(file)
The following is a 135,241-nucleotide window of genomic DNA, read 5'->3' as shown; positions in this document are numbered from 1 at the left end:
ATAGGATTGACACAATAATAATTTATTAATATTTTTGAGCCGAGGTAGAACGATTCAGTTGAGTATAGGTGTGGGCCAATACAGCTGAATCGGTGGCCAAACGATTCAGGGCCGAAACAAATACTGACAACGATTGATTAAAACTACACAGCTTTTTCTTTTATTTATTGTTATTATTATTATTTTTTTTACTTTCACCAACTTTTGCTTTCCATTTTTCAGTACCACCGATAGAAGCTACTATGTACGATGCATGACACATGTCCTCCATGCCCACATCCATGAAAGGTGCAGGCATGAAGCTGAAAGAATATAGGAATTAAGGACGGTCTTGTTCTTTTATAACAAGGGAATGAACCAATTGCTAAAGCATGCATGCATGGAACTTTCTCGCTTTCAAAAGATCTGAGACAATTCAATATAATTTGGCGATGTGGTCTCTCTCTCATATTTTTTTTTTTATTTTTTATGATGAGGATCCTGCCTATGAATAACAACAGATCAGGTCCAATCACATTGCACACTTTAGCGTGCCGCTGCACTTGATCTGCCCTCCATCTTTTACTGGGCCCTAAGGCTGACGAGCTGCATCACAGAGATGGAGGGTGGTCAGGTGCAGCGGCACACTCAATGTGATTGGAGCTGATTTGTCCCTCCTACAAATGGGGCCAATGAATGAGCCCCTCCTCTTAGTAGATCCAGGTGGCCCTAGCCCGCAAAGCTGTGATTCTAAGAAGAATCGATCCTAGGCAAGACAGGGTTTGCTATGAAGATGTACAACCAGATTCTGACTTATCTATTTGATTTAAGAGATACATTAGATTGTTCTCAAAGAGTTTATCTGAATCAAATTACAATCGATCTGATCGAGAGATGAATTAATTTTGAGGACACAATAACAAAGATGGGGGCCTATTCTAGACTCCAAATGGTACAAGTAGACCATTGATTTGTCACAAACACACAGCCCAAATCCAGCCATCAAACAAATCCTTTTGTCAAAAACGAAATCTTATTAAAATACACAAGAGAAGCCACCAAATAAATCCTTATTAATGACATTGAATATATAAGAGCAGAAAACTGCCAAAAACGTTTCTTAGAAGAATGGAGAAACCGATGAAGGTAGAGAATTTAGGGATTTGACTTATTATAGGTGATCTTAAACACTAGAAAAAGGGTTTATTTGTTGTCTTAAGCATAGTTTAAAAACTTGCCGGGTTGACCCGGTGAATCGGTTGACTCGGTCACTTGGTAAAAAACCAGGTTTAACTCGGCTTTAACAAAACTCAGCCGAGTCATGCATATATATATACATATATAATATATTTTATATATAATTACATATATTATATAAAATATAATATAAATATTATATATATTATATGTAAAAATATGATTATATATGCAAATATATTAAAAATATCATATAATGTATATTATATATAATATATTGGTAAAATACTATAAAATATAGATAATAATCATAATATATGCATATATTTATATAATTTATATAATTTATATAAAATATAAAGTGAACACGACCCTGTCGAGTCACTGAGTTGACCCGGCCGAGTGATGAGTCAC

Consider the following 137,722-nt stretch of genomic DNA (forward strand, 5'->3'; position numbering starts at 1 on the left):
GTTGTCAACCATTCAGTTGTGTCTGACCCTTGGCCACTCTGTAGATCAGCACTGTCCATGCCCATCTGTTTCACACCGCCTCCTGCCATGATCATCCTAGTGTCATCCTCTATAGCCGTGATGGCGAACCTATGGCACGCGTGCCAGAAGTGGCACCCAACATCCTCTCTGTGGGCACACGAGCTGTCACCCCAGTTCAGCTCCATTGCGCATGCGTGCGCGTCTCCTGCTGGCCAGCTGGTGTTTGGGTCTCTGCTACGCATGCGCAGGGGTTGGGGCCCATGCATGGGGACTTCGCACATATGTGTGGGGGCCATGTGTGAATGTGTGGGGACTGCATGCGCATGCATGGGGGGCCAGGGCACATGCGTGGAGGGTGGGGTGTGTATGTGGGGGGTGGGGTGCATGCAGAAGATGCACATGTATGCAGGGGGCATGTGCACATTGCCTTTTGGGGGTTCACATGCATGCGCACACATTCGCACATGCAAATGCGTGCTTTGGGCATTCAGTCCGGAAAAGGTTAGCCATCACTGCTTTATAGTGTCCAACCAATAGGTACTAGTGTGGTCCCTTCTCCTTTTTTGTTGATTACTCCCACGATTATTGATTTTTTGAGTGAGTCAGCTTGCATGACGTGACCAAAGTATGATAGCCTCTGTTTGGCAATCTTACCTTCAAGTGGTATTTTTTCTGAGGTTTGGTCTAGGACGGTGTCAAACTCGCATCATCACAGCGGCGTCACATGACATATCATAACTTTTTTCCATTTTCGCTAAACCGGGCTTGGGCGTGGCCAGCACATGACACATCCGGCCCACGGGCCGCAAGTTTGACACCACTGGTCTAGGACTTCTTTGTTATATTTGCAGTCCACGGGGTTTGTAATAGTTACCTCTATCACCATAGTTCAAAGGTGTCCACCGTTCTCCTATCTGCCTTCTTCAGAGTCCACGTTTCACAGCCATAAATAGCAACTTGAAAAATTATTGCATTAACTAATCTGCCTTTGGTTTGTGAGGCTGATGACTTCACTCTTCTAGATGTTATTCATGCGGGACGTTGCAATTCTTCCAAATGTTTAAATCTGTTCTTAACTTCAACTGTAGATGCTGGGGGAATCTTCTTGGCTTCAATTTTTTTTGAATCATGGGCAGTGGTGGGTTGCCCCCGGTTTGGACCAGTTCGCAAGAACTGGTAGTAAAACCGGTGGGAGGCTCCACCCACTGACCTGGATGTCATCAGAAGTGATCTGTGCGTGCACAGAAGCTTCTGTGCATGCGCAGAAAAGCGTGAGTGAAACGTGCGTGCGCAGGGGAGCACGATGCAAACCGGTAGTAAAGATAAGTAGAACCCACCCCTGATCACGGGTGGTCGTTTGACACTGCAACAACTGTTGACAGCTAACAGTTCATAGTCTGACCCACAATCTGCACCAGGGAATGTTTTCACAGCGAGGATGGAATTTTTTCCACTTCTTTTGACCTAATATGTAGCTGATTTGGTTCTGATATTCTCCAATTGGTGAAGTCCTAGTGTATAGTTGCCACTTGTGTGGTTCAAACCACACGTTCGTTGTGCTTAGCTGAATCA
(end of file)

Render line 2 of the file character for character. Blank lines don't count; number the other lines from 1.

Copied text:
ATAGGATTGACACAATAATAATTTATTAATATTTTTGAGCCGAGGTAGAACGATTCAGTTGAGTATAGGTGTGGGCCAATACAGCTGAATCGGTGGCCAAACGATTCAGGGCCGAAACAAATACTGACAACGATTGATTAAAACTACACAGCTTTTTCTTTTATTTATTGTTATTATTATTATTTTTTTTACTTTCACCAACTTTTGCTTTCCATTTTTCAGTACCACCGATAGAAGCTACTATGTACGATGCATGACACATGTCCTCCATGCCCACATCCATGAAAGGTGCAGGCATGAAGCTGAAAGAATATAGGAATTAAGGACGGTCTTGTTCTTTTATAACAAGGGAATGAACCAATTGCTAAAGCATGCATGCATGGAACTTTCTCGCTTTCAAAAGATCTGAGACAATTCAATATAATTTGGCGATGTGGTCTCTCTCTCATATTTTTTTTTTTATTTTTTATGATGAGGATCCTGCCTATGAATAACAACAGATCAGGTCCAATCACATTGCACACTTTAGCGTGCCGCTGCACTTGATCTGCCCTCCATCTTTTACTGGGCCCTAAGGCTGACGAGCTGCATCACAGAGATGGAGGGTGGTCAGGTGCAGCGGCACACTCAATGTGATTGGAGCTGATTTGTCCCTCCTACAAATGGGGCCAATGAATGAGCCCCTCCTCTTAGTAGATCCAGGTGGCCCTAGCCCGCAAAGCTGTGATTCTAAGAAGAATCGATCCTAGGCAAGACAGGGTTTGCTATGAAGATGTACAACCAGATTCTGACTTATCTATTTGATTTAAGAGATACATTAGATTGTTCTCAAAGAGTTTATCTGAATCAAATTACAATCGATCTGATCGAGAGATGAATTAATTTTGAGGACACAATAACAAAGATGGGGGCCTATTCTAGACTCCAAATGGTACAAGTAGACCATTGATTTGTCACAAACACACAGCCCAAATCCAGCCATCAAACAAATCCTTTTGTCAAAAACGAAATCTTATTAAAATACACAAGAGAAGCCACCAAATAAATCCTTATTAATGACATTGAATATATAAGAGCAGAAAACTGCCAAAAACGTTTCTTAGAAGAATGGAGAAACCGATGAAGGTAGAGAATTTAGGGATTTGACTTATTATAGGTGATCTTAAACACTAGAAAAAGGGTTTATTTGTTGTCTTAAGCATAGTTTAAAAACTTGCCGGGTTGACCCGGTGAATCGGTTGACTCGGTCACTTGGTAAAAAACCAGGTTTAACTCGGCTTTAACAAAACTCAGCCGAGTCATGCATATATATATACATATATAATATATTTTATATATAATTACATATATTATATAAAATATAATATAAATATTATATATATTATATGTAAAAATATGATTATATATGCAAATATATTAAAAATATCATATAATGTATATTATATATAATATATTGGTAAAATACTATAAAATATAGATAATAATCATAATATATGCATATATTTATATAATTTATATAATTTATATAAAATATAAAGTGAACACGACCCTGTCGAGTCACTGAGTTGACCCGGCCGAGTGATGAGTCAC